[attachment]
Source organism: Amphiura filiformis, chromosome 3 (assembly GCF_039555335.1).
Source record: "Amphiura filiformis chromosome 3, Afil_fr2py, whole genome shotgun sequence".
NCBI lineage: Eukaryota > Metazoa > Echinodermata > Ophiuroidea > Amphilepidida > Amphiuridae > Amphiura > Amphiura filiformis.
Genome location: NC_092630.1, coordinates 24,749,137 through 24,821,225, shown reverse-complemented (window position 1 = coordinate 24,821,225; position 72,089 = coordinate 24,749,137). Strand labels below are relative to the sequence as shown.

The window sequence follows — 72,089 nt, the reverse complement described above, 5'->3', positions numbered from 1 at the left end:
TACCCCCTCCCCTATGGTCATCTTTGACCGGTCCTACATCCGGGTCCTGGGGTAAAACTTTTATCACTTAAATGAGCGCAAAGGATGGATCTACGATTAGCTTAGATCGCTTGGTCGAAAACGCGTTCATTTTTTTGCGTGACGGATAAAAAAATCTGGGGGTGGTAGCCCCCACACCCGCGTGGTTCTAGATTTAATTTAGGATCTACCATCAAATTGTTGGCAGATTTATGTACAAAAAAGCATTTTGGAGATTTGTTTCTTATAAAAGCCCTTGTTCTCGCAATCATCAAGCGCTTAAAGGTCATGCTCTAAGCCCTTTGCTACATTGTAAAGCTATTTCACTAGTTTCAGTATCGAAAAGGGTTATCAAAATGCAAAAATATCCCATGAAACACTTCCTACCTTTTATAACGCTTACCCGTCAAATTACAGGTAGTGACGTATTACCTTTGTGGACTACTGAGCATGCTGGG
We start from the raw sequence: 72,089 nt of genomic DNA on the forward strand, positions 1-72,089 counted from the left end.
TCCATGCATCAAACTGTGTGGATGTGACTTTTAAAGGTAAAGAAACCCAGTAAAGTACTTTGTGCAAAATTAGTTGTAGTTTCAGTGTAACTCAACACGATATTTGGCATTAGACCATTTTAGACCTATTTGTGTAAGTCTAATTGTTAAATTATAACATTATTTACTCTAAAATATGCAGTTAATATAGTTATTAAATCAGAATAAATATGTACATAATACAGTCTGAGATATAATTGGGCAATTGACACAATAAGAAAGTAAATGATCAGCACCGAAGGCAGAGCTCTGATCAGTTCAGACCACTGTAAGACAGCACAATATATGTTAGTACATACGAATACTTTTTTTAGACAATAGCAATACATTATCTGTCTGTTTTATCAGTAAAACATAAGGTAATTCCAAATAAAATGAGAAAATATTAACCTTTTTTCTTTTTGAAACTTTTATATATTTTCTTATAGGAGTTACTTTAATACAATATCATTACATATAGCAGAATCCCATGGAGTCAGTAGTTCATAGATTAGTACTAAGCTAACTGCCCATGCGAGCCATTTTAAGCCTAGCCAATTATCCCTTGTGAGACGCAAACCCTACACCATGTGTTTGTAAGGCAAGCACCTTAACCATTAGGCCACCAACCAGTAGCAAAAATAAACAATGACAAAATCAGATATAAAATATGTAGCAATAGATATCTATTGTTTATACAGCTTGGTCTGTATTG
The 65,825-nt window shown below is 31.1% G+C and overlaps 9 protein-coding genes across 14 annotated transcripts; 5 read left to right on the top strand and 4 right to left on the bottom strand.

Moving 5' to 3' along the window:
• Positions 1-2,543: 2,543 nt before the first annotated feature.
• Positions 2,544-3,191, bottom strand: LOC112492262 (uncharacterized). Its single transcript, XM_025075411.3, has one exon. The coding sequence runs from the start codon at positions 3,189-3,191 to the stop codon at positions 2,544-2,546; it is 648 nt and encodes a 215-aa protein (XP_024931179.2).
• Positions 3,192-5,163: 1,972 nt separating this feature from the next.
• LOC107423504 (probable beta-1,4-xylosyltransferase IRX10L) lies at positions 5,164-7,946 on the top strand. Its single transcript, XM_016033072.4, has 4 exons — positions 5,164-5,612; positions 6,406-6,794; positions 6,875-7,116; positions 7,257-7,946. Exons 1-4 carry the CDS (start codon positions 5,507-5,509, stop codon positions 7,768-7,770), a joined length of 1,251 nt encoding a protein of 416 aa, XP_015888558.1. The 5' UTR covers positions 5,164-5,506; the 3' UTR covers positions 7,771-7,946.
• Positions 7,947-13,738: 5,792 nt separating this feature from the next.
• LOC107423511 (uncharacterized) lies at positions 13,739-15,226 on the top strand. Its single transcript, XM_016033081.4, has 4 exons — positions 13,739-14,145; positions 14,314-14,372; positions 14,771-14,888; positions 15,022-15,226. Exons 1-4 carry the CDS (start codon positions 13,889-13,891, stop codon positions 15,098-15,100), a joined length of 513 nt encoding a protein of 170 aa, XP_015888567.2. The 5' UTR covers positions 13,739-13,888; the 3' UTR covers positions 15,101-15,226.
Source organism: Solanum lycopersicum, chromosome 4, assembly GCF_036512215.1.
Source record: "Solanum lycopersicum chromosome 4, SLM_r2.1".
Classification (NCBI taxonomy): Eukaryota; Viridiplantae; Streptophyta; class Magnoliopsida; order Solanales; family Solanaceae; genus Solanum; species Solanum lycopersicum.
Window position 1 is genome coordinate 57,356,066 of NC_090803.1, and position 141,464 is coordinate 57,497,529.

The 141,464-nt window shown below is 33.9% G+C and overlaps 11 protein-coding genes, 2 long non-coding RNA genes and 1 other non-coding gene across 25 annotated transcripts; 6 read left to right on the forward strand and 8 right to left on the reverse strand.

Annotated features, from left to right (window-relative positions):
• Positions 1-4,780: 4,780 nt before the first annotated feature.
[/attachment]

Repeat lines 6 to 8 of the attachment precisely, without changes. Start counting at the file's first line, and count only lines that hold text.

TACCCCCTCCCCTATGGTCATCTTTGACCGGTCCTACATCCGGGTCCTGGGGTAAAACTTTTATCACTTAAATGAGCGCAAAGGATGGATCTACGATTAGCTTAGATCGCTTGGTCGAAAACGCGTTCATTTTTTTGCGTGACGGATAAAAAAATCTGGGGGTGGTAGCCCCCACACCCGCGTGGTTCTAGATTTAATTTAGGATCTACCATCAAATTGTTGGCAGATTTATGTACAAAAAAGCATTTTGGAGATTTGTTTCTTATAAAAGCCCTTGTTCTCGCAATCATCAAGCGCTTAAAGGTCATGCTCTAAGCCCTTTGCTACATTGTAAAGCTATTTCACTAGTTTCAGTATCGAAAAGGGTTATCAAAATGCAAAAATATCCCATGAAACACTTCCTACCTTTTATAACGCTTACCCGTCAAATTACAGGTAGTGACGTATTACCTTTGTGGACTACTGAGCATGCTGGG
We start from the raw sequence: 72,089 nt of genomic DNA on the forward strand, positions 1-72,089 counted from the left end.
TCCATGCATCAAACTGTGTGGATGTGACTTTTAAAGGTAAAGAAACCCAGTAAAGTACTTTGTGCAAAATTAGTTGTAGTTTCAGTGTAACTCAACACGATATTTGGCATTAGACCATTTTAGACCTATTTGTGTAAGTCTAATTGTTAAATTATAACATTATTTACTCTAAAATATGCAGTTAATATAGTTATTAAATCAGAATAAATATGTACATAATACAGTCTGAGATATAATTGGGCAATTGACACAATAAGAAAGTAAATGATCAGCACCGAAGGCAGAGCTCTGATCAGTTCAGACCACTGTAAGACAGCACAATATATGTTAGTACATACGAATACTTTTTTTAGACAATAGCAATACATTATCTGTCTGTTTTATCAGTAAAACATAAGGTAATTCCAAATAAAATGAGAAAATATTAACCTTTTTTCTTTTTGAAACTTTTATATATTTTCTTATAGGAGTTACTTTAATACAATATCATTACATATAGCAGAATCCCATGGAGTCAGTAGTTCATAGATTAGTACTAAGCTAACTGCCCATGCGAGCCATTTTAAGCCTAGCCAATTATCCCTTGTGAGACGCAAACCCTACACCATGTGTTTGTAAGGCAAGCACCTTAACCATTAGGCCACCAACCAGTAGCAAAAATAAACAATGACAAAATCAGATATAAAATATGTAGCAATAGATATCTATTGTTTATACAGCTTGGTCTGTATTG